Origins of the Korean People
- In prehistoric times the Korean peninsula was populated by nomadic
peoples migrating from the Northeast Asian mainland, who developed
settled agricultural communities around 4,000-5,0000 years ago.
- Chinese historical records show the existence of tribal states in
northern Korea and Manchuria (northeast China) before 1,000 BCE and
parts of the Korean peninsula were occupied by Chinese military forces
during the Han dynasty around the time of Christ.
- According to Korean legend, a semi-divine figure named Tangun established
the first Korean kingdom in 2,333 BCE and named his kingdom Choson,
which was also the name of the last Korean dynasty (1392-1910) and
the name for Korea currently used in North Korea (in South Korea,
the name for Korea is Hanguk).
Three Kingdoms (ca. 50 BCE–668 CE)
- In the first century BCE numerous tribal states on the Korean peninsula
consolidated into three kingdoms: Koguryo in the north (extending
into Manchuria), Paekche in the southwest, and Silla in the southeast.
All were strongly influenced by Chinese culture and government administration,
including the use of the Confucian examination system to train government
officials. Buddhism, originally from India, was also adopted from
China and became an important part of Korea’s religious culture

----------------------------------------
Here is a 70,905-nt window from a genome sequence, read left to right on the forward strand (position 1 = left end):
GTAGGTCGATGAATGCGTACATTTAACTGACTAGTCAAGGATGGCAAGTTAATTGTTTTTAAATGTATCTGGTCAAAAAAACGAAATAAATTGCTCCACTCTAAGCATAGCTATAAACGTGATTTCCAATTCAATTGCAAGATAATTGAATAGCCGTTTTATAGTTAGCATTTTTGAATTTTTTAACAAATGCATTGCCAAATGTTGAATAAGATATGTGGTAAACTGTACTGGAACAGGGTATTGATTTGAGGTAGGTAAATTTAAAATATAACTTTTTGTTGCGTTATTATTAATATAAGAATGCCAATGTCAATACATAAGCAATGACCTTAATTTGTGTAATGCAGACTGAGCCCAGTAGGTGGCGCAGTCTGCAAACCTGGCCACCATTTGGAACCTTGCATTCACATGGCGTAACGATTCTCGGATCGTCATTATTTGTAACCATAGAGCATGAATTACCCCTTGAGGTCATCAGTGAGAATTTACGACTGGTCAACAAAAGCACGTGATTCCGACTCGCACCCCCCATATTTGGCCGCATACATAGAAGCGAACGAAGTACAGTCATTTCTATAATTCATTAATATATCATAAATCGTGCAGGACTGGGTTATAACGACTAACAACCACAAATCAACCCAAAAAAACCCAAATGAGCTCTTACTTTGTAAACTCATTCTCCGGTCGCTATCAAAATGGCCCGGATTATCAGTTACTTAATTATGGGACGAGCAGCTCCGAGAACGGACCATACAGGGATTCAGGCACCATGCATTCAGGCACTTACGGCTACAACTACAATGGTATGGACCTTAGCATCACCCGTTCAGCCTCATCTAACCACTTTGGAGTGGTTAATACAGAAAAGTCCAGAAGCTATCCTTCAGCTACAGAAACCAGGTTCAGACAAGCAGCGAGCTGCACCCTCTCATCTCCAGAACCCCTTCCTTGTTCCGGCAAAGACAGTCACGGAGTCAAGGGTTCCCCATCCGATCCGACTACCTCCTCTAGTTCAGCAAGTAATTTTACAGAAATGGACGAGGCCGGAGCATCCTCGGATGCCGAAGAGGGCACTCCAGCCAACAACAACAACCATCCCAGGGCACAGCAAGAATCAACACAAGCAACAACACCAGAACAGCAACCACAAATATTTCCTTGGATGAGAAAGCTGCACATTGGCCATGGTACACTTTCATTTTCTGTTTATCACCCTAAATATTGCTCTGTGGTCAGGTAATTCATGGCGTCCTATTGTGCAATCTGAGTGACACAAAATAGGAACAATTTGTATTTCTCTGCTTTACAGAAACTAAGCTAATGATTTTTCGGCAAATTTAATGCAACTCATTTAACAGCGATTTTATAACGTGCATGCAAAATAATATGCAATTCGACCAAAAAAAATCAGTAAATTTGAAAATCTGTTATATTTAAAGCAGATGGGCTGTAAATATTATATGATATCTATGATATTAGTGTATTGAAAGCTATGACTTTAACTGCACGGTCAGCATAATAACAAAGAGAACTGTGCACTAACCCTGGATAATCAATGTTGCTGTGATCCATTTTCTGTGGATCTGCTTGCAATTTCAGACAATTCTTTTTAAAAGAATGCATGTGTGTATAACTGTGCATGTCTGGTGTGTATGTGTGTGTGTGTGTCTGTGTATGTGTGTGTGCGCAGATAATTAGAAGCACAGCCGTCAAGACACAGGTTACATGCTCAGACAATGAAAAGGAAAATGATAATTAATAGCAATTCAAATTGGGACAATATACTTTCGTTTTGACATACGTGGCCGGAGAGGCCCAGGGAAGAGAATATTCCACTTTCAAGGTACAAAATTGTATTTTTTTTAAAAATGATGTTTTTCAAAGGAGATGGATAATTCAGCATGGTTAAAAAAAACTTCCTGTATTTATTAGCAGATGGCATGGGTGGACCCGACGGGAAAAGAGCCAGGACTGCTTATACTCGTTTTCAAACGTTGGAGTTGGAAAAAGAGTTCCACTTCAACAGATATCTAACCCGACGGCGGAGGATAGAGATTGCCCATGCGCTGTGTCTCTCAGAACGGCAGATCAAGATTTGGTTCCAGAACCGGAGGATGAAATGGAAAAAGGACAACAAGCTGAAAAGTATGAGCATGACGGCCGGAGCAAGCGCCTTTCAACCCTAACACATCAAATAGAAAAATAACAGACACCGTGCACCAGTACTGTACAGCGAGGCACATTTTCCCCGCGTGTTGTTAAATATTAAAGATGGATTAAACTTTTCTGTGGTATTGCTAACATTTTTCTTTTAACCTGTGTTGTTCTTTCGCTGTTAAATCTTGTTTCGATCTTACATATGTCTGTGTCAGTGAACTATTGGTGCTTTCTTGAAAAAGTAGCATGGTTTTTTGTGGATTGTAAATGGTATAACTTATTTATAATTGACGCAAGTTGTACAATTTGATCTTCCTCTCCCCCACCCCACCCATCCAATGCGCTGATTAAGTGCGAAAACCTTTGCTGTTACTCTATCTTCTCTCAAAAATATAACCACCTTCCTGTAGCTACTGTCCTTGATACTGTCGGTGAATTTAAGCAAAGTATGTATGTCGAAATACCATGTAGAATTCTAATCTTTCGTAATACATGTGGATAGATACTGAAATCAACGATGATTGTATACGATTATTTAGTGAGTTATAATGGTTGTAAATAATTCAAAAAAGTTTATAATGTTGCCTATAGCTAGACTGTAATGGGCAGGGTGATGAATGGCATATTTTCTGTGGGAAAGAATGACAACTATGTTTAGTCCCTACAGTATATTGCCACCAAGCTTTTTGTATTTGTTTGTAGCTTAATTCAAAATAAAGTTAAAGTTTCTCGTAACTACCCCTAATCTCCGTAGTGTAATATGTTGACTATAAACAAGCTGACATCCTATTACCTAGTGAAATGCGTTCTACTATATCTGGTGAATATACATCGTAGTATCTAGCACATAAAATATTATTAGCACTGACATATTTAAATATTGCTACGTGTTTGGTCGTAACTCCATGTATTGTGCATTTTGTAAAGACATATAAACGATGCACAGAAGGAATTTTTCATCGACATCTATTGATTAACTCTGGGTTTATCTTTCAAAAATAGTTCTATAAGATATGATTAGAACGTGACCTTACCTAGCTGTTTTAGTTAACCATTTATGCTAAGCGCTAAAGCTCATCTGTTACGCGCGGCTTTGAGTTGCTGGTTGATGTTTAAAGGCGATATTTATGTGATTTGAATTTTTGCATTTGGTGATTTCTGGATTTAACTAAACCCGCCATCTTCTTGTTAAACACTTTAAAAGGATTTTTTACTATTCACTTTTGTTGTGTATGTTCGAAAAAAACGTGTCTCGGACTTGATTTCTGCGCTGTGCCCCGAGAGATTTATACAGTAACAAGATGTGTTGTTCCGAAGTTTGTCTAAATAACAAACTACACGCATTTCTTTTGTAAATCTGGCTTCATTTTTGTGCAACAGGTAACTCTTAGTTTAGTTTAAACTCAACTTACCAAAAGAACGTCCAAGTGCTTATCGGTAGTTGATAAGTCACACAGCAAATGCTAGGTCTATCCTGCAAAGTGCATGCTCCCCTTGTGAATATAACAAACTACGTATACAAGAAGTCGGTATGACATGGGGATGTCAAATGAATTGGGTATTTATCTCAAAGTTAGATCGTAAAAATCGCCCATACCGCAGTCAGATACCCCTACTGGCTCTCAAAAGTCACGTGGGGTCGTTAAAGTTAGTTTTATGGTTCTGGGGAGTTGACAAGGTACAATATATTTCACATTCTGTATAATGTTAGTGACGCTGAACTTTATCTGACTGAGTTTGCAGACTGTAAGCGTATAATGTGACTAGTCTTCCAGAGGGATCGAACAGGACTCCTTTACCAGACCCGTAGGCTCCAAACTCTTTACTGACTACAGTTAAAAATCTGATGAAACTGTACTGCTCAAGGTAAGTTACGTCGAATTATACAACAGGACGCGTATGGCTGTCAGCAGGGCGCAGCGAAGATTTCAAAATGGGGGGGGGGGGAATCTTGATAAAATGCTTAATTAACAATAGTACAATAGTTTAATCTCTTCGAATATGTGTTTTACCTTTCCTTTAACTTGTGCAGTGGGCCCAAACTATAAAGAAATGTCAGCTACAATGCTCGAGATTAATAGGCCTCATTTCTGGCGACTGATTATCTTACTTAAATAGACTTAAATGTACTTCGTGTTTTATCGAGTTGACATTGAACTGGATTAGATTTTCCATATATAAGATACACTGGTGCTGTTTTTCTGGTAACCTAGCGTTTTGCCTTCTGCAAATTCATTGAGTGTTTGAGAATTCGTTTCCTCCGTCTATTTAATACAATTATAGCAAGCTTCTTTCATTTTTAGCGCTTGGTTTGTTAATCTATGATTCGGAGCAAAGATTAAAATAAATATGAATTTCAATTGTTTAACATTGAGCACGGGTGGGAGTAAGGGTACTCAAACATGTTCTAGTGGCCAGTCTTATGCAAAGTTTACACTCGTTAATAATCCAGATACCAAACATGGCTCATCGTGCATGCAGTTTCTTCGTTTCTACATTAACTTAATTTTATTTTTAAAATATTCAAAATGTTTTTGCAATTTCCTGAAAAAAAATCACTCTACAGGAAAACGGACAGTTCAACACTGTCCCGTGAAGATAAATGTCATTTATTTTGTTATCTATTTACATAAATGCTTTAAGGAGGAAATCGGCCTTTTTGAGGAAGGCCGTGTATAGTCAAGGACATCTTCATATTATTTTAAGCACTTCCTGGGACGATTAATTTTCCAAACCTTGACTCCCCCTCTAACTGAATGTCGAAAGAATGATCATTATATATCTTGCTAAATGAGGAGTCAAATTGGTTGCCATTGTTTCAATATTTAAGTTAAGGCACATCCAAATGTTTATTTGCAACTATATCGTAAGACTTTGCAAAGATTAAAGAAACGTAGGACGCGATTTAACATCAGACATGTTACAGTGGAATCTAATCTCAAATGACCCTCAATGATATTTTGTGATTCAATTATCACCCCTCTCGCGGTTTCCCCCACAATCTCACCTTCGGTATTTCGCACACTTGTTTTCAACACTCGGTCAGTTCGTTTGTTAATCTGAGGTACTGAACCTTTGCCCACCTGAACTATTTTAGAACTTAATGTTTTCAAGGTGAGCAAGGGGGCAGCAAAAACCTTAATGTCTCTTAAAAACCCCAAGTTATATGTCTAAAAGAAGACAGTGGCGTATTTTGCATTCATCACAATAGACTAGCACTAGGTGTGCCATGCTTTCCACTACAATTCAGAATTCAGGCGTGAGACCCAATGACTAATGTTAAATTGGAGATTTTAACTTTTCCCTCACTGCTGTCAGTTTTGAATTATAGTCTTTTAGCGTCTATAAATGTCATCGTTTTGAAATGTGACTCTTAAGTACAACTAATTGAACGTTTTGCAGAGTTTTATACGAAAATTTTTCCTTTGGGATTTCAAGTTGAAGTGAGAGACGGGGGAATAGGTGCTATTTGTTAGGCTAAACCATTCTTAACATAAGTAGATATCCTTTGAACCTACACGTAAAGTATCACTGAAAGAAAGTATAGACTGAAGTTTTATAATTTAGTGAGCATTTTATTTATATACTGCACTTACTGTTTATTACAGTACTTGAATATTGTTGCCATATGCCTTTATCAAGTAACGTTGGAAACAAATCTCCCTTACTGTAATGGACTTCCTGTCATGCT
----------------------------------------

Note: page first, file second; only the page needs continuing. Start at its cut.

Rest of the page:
to the present day.
- Development of a writing system: Like the Japanese and Vietnamese,
Koreans adopted the Chinese writing system. However, like Japanese,
the Korean language is structurally very different from Chinese,
and Chinese characters were modified and new characters invented
to correspond to Korean grammatical patterns. A modified Chinese
writing system called idu was used along with “pure” classical
Chinese to write the Korean language, until an indigenous Korean
writing system. This system was called hungmin chongum (meaning “correct
sounds for instructing the people”) when it was invented in
the mid-fifteenth century but became known as Hangul after 1913.
It is a phonetic writing system.
- The Tang dynasty of China (7th century-10th century) was a “golden
age” of Chinese civilization, and Chinese culture strongly influenced
China’s neighbors at this time, especially Korea, Vietnam,
and Japan. Of the three, Korea was probably the most faithful to
the Chinese “model,” although it maintained its cultural
distinctiveness and, unlike Vietnam, was never incorporated into
the Chinese empire itself.
- In the seventh century, the Korean kingdom of Silla allied with
Tang China to defeat its rivals Paekche and Koguryo, and by 668
Silla had conquered most of the Korean peninsula. Historians often
refer to the period from the Silla conquest until the end of the
Silla dynasty as “Unified Silla,” although the extreme
north of the peninsula and a large part of Manchuria were under
the control of the Parhae kingdom, which had incorporated part
of the Koguryo aristocracy into its ruling elite.
- The state religion of Silla was Buddhism, and some of the most impressive
Buddhist monuments in Asia were built during the Silla period near
the Silla capital of Kyongju in southeastern Korea.
- Silla was also very active in maritime trade in East Asia, and
the kingdom was even known by Arab traders, who were the first
to transmit knowledge of Korea, or “al-Sila” as the Arabs
called it, to the West.